It does no good if you are talking with people, aligned with an avatar, let’s say women over 65, but your offer and path are misaligned. For example, you are taking them through a funnel with content geared towards young consumers, say on social media. That would kind of align.
So first, your ideal customer needs to find you. So, make sure your content is showing up. Where they show up, where they hang out.
Producing Content Your Audience Wants to Devour
Your next goal is that they resonate with you and they feel that you get them. And that’s what then builds the trust that you can help them, which leads to them wanting to take the next first step with you.
They like, comment, follow you, opt in to get something. Maybe even email you directly. And some stage down the line, they’ll be ready to take action, which might be to book a call to hire you or to buy from you.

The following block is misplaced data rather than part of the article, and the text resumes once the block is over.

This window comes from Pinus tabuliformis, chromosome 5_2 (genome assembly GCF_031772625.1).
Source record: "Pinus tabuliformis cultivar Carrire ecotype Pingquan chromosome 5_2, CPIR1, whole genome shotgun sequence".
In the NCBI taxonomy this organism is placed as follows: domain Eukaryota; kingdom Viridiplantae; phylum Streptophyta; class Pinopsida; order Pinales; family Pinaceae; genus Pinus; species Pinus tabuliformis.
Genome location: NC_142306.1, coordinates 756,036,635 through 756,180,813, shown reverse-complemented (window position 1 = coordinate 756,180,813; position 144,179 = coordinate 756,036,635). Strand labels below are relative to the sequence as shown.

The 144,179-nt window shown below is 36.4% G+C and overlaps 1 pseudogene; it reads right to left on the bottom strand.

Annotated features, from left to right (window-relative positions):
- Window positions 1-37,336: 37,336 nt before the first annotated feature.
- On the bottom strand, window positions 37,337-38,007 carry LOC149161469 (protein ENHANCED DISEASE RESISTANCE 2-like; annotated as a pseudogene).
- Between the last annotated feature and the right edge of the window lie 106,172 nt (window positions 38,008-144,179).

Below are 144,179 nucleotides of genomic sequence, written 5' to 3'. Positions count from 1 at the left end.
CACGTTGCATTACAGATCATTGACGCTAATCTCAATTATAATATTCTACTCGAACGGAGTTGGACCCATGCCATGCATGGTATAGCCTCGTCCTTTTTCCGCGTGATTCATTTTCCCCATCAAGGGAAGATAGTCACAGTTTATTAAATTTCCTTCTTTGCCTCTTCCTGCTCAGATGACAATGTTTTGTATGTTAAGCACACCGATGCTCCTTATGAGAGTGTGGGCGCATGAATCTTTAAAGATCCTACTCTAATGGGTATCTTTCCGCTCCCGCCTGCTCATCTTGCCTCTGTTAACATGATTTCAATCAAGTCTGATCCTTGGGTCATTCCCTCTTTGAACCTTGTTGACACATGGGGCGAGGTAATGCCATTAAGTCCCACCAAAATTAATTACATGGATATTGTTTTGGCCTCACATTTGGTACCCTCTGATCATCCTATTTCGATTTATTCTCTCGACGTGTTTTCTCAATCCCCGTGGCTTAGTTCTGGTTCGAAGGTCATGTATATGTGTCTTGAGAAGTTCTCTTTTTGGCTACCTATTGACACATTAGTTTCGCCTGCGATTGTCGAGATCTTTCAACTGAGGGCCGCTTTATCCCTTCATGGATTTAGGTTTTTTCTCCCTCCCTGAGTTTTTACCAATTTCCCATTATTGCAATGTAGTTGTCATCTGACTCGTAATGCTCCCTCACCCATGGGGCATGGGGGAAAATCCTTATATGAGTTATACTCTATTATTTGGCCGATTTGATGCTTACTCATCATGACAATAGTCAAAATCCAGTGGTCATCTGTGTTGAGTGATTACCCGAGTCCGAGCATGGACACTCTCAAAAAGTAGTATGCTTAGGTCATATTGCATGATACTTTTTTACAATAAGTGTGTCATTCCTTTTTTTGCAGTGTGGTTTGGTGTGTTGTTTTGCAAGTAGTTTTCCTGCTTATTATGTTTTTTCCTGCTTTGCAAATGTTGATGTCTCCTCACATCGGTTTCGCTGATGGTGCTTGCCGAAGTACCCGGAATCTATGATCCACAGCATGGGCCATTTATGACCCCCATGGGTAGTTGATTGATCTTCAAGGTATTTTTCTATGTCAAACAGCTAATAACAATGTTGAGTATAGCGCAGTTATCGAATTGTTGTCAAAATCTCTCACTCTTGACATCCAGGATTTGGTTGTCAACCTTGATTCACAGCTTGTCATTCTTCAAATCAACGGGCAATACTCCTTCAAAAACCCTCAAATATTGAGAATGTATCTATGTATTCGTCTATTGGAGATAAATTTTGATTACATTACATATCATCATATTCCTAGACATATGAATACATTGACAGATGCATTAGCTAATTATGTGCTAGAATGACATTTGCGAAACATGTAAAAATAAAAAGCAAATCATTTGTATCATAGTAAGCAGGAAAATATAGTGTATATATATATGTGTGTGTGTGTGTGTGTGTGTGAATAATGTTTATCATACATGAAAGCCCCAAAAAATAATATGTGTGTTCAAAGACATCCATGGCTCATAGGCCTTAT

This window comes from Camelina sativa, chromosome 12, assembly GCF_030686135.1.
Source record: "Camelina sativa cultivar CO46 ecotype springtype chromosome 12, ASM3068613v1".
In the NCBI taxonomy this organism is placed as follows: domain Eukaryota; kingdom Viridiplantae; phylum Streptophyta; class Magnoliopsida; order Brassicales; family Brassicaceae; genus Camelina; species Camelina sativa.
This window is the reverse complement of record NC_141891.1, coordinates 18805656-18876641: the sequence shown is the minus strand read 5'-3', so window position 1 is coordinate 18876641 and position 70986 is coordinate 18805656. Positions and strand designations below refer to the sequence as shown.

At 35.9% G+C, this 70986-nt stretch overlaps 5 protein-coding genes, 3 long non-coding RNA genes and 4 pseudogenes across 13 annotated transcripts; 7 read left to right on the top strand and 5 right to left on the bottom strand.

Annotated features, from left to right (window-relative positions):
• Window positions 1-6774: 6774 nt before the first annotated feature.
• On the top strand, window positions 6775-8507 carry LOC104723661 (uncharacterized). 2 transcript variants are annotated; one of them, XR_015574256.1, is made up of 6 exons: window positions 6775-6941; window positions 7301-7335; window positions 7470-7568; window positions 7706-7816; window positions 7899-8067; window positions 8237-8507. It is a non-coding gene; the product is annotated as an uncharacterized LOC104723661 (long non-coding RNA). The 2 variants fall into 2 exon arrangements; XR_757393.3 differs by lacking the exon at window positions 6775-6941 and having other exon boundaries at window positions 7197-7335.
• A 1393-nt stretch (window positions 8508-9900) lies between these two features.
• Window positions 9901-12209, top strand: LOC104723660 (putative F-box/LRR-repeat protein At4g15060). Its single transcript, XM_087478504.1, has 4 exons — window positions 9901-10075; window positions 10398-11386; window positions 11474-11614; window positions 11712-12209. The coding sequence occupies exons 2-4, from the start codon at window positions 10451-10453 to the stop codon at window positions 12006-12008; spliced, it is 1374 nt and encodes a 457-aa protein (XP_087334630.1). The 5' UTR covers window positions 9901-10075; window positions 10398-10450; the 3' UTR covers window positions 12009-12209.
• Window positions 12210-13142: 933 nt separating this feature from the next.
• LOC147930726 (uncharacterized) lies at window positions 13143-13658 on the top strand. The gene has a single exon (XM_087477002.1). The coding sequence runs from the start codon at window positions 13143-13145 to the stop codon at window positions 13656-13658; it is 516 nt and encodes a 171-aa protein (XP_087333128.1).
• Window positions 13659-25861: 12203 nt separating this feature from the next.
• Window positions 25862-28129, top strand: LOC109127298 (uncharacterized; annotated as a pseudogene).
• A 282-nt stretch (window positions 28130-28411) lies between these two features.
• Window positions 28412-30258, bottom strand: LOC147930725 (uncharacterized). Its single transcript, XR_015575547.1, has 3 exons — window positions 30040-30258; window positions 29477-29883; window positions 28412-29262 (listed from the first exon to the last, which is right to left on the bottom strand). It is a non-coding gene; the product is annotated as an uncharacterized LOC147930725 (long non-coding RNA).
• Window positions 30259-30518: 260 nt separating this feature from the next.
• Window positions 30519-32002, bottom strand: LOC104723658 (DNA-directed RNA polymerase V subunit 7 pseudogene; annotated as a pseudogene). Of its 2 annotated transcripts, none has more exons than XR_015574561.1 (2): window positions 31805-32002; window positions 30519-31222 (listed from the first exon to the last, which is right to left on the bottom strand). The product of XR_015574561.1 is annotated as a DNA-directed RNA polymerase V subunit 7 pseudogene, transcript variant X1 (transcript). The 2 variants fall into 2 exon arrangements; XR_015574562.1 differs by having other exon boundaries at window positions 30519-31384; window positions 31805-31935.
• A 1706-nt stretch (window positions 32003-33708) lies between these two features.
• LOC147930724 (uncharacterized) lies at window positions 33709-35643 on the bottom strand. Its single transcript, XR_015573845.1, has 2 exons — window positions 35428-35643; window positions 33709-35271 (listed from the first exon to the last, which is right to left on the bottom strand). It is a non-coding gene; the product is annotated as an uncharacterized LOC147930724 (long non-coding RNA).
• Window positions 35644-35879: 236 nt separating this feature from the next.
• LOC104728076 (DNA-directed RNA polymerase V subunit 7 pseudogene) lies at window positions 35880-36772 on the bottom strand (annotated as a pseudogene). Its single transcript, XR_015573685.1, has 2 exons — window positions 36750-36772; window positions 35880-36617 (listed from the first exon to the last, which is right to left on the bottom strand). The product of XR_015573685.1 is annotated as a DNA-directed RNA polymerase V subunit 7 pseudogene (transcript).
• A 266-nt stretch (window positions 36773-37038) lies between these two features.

One of the reasons why this customer journey and relationship building is important is the fact that your potential customers have different levels of awareness relating to what you help them with in terms of content. You need to meet them where they’re at, which means your content will get found or land with people differently.
And if you’re going for the top of the pyramid of the pre or customer awareness, from unaware to symptom aware, to problem aware and solution aware, then the solution aware people at the very tip are really quite a small pool to fish in. And if you’re prepared to do some of the work, the job of your content marketing, then as you lead people on this journey is to take them up this awareness ladder and they grow in their belief and trust in you and your solution.